The extremely dense "Lasy Pomorza" is among these immaculate creations. Its different parts, the combative and raging opening, the powerful yet relatively melodic verse and the elegiac chorus melt seamlessly with each other. The partially Attila-inspired singing walks the fine line between genius and insanity with instinctive certainty and the multi-layered guitar work goes hand in hand with dynamic tempo changes. "Passionate" is probably the word which describes tunes such as "Lasy Pomorza" perfectly. "Spellcraft and Heathendom", another unbeatable number, shows a very harsh side of the band. The guitar work is the driver for this mostly fast-paced eruption of violence. Behemoth cut a corridor through the Pomeranian forests with the power of a bulldozer. Nergal puts his black heart and the likewise black soul in this song. His raw and fervent vocal performance borders on lunacy, while the restlessly attacking guitars demoralise the Polish Catholics in a merciless manner. Please decide for yourself whether this is a tragic or not.

Yet Behemoth do not only focus on aggression. Consequently, the atmospheric intro and the outstanding beginning of "Dragon's Lair" are dominated by great keyboards lines. The intro is based on a very simple yet effective use of this sometimes tabooed instrument, while the keyboard melody of "Dragon's Lair" has an almost playful touch. (No panic, this does not mean that it fails to liaise with the driving guitars in an excellent manner.) A small number of somewhat folkloric sections is also integrated and the same goes for pretty melodic female vocals. Yet already the pure rawness of the album's mix prevents any form of laxity. The courageous three-piece did not intend to create a consensus-seeking sound. Blessed with a do-it-yourself mentality, the band itself produced the album. Thus, "Grom" shows an intoxicating, almost overmodulated mix with thick guitars, an outstanding density and contagious liveliness. The result is that the full-length scores with a pretty unique and very exciting character. Maybe I am just too old and my brain is a loser, but I do not know many other releases with a similar sound. Guess this is a very huge compliment for "Grom".

The music and lyrics have mostly been written by main man Nergal. Drummer Baal Ravenlock contributes the texts for two songs, bassist Les is happy while playing just his instrument. Speaking of the involved artists, I may not forget to mention the female guest singer. She shows up in some songs, for example during the fanatic first regular track. Her clean soprano avoids trite "beauty and the beast" stereotypes with great ease. Nevertheless, the duet with Nergal in the title track does not fully work, but this is probably not her guilt. The composition itself fails to reach the highest level. "Grom" is the rather slow-moving closer of the album and simultaneously the only song which does not deliver another uncompromising dose of sincere black metal. This is slightly regrettable, because the band had the potential to forge a totally perfect album. Anyway, the highly decorated scientist that I have mentioned at the beginning of this review smiles. "Grom", the album, is truly a thunder.

But Still Worth The Look - 76%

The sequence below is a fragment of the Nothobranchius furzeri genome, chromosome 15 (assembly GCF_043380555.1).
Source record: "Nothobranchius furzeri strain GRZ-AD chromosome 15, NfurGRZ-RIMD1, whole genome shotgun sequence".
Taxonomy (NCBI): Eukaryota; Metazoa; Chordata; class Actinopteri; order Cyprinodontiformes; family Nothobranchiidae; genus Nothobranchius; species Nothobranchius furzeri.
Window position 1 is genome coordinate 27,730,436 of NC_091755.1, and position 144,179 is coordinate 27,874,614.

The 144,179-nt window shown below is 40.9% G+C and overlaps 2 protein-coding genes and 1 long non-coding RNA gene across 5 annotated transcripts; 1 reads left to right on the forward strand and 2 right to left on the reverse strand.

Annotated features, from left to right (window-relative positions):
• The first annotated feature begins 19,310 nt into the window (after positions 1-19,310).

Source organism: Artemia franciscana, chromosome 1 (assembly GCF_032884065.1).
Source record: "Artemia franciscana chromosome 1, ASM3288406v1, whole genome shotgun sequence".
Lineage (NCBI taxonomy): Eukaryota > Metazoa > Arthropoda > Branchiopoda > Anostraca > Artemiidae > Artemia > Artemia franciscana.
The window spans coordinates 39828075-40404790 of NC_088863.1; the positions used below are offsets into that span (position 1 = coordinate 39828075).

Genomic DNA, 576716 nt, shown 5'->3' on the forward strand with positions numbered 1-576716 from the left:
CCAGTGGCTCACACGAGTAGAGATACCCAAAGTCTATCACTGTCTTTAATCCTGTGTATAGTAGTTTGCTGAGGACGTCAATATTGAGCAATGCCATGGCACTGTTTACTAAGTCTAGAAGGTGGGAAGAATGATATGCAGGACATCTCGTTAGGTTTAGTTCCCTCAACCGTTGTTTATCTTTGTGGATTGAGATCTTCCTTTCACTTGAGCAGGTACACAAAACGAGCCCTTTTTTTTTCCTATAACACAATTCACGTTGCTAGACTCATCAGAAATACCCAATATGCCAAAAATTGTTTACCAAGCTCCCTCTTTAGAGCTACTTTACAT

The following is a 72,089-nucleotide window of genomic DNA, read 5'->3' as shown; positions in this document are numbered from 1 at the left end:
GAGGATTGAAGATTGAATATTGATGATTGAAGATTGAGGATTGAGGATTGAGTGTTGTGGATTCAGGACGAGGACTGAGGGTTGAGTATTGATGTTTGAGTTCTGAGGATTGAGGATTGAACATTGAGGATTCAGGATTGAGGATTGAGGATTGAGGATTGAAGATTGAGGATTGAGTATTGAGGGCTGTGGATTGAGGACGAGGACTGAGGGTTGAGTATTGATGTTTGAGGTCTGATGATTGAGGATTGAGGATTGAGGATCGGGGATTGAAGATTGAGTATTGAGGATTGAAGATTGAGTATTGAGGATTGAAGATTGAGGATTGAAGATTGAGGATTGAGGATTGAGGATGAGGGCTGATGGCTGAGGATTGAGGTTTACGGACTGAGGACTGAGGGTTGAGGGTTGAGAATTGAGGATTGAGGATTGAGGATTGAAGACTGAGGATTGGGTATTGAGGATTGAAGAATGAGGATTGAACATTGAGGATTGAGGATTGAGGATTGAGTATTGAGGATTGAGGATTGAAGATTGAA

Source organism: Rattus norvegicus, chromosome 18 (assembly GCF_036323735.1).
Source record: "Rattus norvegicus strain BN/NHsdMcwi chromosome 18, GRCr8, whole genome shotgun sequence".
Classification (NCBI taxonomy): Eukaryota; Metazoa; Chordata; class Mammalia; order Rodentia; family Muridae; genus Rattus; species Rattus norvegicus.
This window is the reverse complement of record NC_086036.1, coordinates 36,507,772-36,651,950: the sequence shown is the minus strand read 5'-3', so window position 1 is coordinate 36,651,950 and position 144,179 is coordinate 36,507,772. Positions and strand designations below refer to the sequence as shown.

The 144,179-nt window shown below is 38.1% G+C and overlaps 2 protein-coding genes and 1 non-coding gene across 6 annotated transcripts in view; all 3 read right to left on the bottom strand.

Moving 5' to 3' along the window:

OzzyApu, May 28th, 2009

It’s odd that Grom happens to be the most overlooked album, since I always thought nobody gave two shits about Pandemonic Incantations. Behemoth set their place in the black metal scene a little later than most bands, but their impact was much stronger than anyone anticipated. I personally can trace likeable material from the very second demo, which is a huge plus since I don’t even listen to demos. Looking at the album art I already knew something was different – something… odd. I had this hunch that this wasn’t going to be another Sventevith, which may seem great since we want variety, but by the time I was halfway through the album I knew it wasn’t such a spectacular follow-up.

Most elements are retained from previous works, such as the gnarly leadwork, thrash-influenced drumming, and Nergal’s now raspy screams. Otherwise, production is much more “clear” and all the instruments are properly balanced in volume. Bass can be heard as a subtle rumble under everything, and it really sounds weird hearing it separately from the rest. I’d still compare this album a lot to Immortal’s Pure Holocaust since at the core this album sounds just like that one. Experimentation is present such as the use of more acoustic / folk sections, female vocals, and the overall tone of the album.

Guitar riffs and leads are pretty distorted and usually tremolo, but not that bad or thin compared to the previous recordings. They’re rough, aggressive, and atmospheric while the acoustics really give a more epic sound. Hearing them not only makes me feel relaxed and rejuvenated, but also spices things up for the songs themselves. They’re more interesting and suck you in moreso than most of the ones on Sventevith. Synth interludes / acoustics are top-notch, obscure sounding, and add even more to the supernatural / occult tone that has followed the band since the very beginning.

What I’m not fond of much are the female vocals, which do make me think of some witch in the forest, but really come off as the worst part of the album. Whenever I hear them I can’t help but be turned off by their off-key, out of place nature. Not only that, but the bitch also gets Nergal to try out some baroque sounding clean vocals, which suck even harder and detract from the true atmosphere. This album is supposed to sound haunting, mystic, and pagan, yet these two vocal inclusions don’t cut it for me.